Clifford - The descendants of Capt. Jonathan Burns will hold their 4th annual reunion at the old Captain Burns' homestead in Clifford, Tuesday, Aug. 28. The old original house, built in 1812, is still standing and if thought advisable this old landmark will hereafter be used as the meeting place from year to year. Let every relative come and bring their lunch basket.
Bridgewater Twp. - Mrs. Huldah Hinds Burrows, with two of her sons, James and Howard Burrows and their wives, of Picture Rocks, Lycoming Co., Pa., are making a two week visit with their friends and relatives in Montrose, Fairhill, Lawton, Rushville, Bridgewater and Franklin Twp. Mrs. Burrows is a daughter of Deacon Conrad Hinds who was one of the early settlers of Montrose. He spent a number of years on a farm about 11/2 miles west of Montrose. Mr. Hinds, who died Oct. 26, 1860, was a deacon in the Baptist church of that place and a strong advocate of right principles. Her husband, Asa, was a son of Amos Burrows, who in 1848, with his family, moved from a farm, known as the Avery Frink farm, about one mile from Montrose, to Picture Rocks, where he was engaged in the manufacture of furniture. Asa died July 1, 1903. The family has enjoyed the long rides over the splendid road and have succeeded in landing some fine fish from Wyalusing creek and other streams.
Susquehanna - The Starrucca House has discontinued business, after having been conducted for about half a century. Martin J. Ryan, proprietor of the Starrucca House, has purchased the Canawacta House and will take possession Saturday next. The Starrucca House will be closed, but the Erie will maintain a lunch room; the building will be used for railroad purposes. AND Work on Drs. Goodwin and Washburn's Willow Street Hospital has begun and it will be open in October.
Oakland - A. W. Cook, of Oakland, desires to furnish Susquehanna with artificial gas for lights, heating and power purposes, for a period of three years. The Common Council will consider the matter.
Dimock- A lawn social will be held at the residence of C. H. Newton, Thursday eve, Aug. 20th, under the auspices of the Dimock Literary Society. If stormy it will be held the following evening. Excellent music will be furnished and the proceeds will go towards the purchase of new books for the library.
Harford - The Harford Salvation Army gave a street parade last Monday night and if the weather permits will give an open-air concert in the band pagoda, Monday evening.
Silver Lake - The funeral of Mrs. Michael Reardon was largely attended from St. Augustine's church, Sunday; 78 carriages were in the funeral procession. Mrs. R. was 73 years old and is survived by five sons and six daughters.
West Auburn - Wednesday morning, after the heavy fall of rain, Asa Hitchcock, on entering the Swisher quarry for a load of stones, met with a mishap. The embankment gave way and team and wagon fell a distance of 20 ft., dislocating things in general. Byron Angell, trying to hold one of the mules, the snap caught his fingers and lacerating them so it was necessary to have Dr. Beaumont dress them. Harry Younker and John Devine each received a kick. That mule certainly was impolite.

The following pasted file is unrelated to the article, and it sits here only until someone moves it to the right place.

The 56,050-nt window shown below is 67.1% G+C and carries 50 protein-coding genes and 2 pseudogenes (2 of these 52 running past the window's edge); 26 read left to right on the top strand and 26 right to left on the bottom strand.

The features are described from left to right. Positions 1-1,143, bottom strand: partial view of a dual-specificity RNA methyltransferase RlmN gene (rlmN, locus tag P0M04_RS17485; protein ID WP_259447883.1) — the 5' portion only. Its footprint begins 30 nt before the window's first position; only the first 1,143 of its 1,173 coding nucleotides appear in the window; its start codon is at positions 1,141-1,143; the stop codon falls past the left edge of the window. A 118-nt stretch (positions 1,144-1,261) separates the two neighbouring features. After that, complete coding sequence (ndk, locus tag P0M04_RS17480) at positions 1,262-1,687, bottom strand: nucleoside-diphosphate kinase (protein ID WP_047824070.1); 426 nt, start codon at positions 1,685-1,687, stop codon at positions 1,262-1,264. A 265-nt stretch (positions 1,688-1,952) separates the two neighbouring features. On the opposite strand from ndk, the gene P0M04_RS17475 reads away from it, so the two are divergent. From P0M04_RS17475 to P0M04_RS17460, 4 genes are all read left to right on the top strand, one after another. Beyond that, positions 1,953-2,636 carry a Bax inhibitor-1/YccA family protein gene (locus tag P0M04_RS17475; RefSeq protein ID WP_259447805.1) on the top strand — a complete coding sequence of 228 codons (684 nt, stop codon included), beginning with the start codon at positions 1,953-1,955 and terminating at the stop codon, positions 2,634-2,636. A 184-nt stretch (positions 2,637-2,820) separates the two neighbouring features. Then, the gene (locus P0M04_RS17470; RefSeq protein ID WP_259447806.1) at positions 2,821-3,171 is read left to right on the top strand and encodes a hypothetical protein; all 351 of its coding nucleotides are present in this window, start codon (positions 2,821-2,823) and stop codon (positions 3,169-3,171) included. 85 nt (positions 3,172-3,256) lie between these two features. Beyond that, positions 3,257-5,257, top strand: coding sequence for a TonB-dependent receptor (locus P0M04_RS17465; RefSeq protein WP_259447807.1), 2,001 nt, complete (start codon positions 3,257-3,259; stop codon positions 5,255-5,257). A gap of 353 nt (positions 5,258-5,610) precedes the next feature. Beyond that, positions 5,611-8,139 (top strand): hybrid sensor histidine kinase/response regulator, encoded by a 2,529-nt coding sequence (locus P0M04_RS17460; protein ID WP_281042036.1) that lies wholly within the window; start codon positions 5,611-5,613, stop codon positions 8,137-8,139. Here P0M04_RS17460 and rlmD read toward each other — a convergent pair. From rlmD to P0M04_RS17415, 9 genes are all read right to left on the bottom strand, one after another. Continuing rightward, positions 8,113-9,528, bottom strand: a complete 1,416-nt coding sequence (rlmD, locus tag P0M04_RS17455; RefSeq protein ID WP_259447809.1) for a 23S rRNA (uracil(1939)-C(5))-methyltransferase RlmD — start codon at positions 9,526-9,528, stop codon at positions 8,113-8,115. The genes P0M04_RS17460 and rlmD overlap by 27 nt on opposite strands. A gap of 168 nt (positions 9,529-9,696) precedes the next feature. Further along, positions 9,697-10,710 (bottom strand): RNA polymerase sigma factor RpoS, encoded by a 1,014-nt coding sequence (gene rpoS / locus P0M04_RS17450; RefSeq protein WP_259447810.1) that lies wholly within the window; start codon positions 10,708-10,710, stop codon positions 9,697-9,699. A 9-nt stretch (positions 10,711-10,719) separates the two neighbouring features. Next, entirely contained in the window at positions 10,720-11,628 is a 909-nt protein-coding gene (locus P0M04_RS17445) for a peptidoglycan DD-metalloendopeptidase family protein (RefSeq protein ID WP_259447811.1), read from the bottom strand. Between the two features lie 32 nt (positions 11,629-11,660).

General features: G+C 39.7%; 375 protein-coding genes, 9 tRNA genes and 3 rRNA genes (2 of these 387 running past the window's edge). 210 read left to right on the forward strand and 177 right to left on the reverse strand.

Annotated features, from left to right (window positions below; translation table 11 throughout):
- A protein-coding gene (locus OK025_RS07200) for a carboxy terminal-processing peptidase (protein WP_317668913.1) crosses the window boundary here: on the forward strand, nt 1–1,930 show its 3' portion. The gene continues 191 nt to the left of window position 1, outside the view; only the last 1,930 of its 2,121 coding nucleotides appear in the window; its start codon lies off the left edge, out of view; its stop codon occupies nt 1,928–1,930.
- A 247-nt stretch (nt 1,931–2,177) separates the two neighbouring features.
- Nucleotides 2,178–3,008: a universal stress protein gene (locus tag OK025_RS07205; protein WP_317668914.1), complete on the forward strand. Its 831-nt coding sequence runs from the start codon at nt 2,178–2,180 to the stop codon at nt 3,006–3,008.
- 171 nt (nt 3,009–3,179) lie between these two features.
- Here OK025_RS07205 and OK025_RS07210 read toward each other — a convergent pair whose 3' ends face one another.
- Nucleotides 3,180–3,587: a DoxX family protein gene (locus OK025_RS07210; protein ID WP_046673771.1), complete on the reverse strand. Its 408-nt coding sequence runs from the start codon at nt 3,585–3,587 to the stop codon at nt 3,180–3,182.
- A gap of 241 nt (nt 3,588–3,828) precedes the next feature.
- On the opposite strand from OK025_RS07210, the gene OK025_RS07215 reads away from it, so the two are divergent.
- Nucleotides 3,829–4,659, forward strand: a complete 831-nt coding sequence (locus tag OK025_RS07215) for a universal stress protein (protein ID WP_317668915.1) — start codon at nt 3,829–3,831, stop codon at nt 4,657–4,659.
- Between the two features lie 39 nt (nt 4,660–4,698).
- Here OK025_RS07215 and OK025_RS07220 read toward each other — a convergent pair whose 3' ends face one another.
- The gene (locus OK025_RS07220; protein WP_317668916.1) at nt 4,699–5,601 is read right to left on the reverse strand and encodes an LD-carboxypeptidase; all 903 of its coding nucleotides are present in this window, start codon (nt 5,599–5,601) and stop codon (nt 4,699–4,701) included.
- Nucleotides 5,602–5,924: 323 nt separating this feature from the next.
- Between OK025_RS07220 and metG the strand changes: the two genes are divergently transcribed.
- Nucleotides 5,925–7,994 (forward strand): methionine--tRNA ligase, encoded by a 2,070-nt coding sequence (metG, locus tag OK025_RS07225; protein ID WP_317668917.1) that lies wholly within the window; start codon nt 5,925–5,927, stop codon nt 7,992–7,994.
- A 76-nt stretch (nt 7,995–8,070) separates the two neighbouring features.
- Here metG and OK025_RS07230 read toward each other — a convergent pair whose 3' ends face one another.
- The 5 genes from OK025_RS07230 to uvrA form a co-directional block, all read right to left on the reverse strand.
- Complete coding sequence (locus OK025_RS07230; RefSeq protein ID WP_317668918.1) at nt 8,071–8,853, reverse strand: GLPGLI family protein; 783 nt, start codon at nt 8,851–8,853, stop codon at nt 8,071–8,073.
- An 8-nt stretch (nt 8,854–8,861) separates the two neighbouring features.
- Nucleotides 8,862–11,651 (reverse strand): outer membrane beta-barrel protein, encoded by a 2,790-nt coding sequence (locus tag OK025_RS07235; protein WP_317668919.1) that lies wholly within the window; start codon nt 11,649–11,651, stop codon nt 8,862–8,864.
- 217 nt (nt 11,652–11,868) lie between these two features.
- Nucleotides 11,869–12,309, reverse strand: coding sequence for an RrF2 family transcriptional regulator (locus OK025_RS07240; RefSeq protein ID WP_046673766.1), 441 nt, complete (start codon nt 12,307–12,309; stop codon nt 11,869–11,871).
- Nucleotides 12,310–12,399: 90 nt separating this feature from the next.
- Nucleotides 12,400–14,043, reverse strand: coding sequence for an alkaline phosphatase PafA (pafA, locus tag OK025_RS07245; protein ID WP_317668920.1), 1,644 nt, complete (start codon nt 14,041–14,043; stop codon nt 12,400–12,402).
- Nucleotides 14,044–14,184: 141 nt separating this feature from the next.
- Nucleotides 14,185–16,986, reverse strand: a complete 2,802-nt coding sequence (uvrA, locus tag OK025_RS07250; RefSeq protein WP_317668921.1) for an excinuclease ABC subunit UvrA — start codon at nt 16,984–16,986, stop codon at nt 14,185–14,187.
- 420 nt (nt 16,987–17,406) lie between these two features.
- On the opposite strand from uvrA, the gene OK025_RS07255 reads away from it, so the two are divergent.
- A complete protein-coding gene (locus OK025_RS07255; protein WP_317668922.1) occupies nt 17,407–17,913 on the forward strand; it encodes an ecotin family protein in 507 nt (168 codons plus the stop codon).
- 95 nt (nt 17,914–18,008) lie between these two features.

Lawton - The Lawton Farmers' Club are making extensive plans for their Fair to be held at Lawton, Sept. 9-10. Remember that this is to be an important event in our midst, and it is urged that a very large exhibit be made this year. Farmers, we can make this fair a grand success. Let us be up and doing!
Uniondale - The School Directors have secured the services of a Mr. Dexter, of Damascus, Pa., as principal of our schools.
Friendsville - Patrick Matthews, the veteran wagon builder, was in Montrose Monday and put a notice in the Democrat as to his wagons. Call and see him, if you want a wagon you can rely on.
Forest City - Miss Letitia E. Brown and her father, John C. Brown, began a suit against the Scranton Railway company to collect $20,000 damages. Mr. Brown is engaged in the furniture business in Forest city and in May, 1902, his daughter got on one of the company's cars at her home to ride to Carbondale and the car collided with a train at a crossing and the passengers were thrown about and several of them injured, among them Miss Brown, who sustained an injury to the knee that was painful and permanent.
Springville -A number from this place attended the [Anna May] Stark and [Ernest] West wedding at R. Squire's on Wednesday last. The contracting parties were recipients of many useful and valuable presents. They left amid a shower of rice. They passed through Springville with quite a stock of shoes strung underneath their carriage for which it is hoped that none of the guests would have to go home in stocking feet.
Great Bend - The driving association are busy preparing the race track and building stalls. They will also prepare seats for 1000 people. The dates are August 10, 21, 22.
Jackson - A. B. Larrabee is in poor health. Sunday, last, he was 86 years of age and is one of Jackson's oldest residents, having removed from Vermont with his parents in 1832 and has since resided in the township. AND Wm. Birdsall will dispose of his farm and remove to New Milford, where he has purchased the Moss property.
South Gibson - On a recent evening, the members of Morgan's South Gibson cornet band, with their families and friends, met at the home of their leader, David Morgan, by special invitation of Mr. Morgan. The band played a number of choice selections after which they were treated to ice cream, cake and lemonade.
Montrose-There will be a piano recital given at Presbyterian church, Tuesday evening, Aug. 25th. The performer will be Franklin Sonnakolb, of New York City, one of the leading concert players of the country. This will be a rare musical treat for Montrose and all lovers of music should avail themselves of this opportunity of hearing the great artist.